Julie Dawson Williams, chief operating officer of Bangor real estate agency ERA Dawson Bradford, said that since March her agents have seen an increase in people from out of state looking for primary residence in Maine. Credit: Linda Coan O'Kresik / BDN

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Single-family home sales declined 21 percent in May compared to the previous year — pressured by coronavirus restrictions and little inventory — but prices remained strong, according to industry data released Monday.

Unit sales were 1,257, down from 1,598 in May 2019. The median sales price rose 3.4 percent to nearly $238,000. That price indicates that half of the homes were sold for more and half sold for less.

The number of homes for sale has tightened and was 28 percent below a year ago, Tom Cole, president of the Maine Association of Realtors, said. The average number of days a house is on the market was 17. Multiple offers are common for move-in ready homes, which increases prices, Cole said.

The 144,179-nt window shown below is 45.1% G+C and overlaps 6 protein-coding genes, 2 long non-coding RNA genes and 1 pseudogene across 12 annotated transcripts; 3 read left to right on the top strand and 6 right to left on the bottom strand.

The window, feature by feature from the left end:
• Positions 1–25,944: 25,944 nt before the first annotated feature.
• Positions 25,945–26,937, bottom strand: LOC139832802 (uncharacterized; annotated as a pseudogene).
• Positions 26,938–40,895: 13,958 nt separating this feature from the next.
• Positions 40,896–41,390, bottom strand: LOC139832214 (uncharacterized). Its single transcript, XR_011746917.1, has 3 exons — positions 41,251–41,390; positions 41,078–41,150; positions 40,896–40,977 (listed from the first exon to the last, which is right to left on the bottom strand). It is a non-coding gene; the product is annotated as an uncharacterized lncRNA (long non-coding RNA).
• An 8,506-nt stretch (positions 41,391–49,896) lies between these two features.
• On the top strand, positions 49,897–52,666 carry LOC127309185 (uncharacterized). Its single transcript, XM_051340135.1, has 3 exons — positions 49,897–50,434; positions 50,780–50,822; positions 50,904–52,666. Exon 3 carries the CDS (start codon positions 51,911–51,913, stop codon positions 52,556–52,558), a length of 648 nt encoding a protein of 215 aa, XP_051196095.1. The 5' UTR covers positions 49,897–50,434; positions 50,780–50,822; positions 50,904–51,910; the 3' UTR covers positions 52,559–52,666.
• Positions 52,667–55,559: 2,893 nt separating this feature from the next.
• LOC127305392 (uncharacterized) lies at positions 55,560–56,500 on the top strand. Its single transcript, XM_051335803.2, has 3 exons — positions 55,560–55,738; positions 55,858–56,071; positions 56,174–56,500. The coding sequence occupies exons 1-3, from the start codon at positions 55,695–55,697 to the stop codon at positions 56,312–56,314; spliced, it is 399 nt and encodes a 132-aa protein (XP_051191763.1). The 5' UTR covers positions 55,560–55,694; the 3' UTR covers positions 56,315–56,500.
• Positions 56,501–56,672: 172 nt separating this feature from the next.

The number of homes sold declined the most in Lincoln County, down 35.5 percent. Sales in Cumberland and Penobscot counties were each down more than 17 percent. Prices rose the most in Franklin County, at close to 41 percent. Cumberland prices rose 6.3 percent and in Penobscot they were up 3.4 percent.

Maine’s decrease in the number of homes sold mirrors that of the United States, which as a whole was down 24.8 percent, according to the National Association of Realtors. As in Maine, the median sales price rose 2.4 percent to $287,700 nationally.

Regionally, sales in the Northeast fell 29.9 percent compared to last May and the median sales price rose 7.8 percent to $327,900.